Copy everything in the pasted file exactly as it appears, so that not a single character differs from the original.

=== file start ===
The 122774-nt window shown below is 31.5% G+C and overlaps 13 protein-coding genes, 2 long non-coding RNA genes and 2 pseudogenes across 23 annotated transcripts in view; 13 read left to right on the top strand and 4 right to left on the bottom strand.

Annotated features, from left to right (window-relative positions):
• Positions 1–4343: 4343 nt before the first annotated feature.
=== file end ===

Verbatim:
The 122774-nt window shown below is 31.5% G+C and overlaps 13 protein-coding genes, 2 long non-coding RNA genes and 2 pseudogenes across 23 annotated transcripts in view; 13 read left to right on the top strand and 4 right to left on the bottom strand.

Annotated features, from left to right (window-relative positions):
• Positions 1–4343: 4343 nt before the first annotated feature.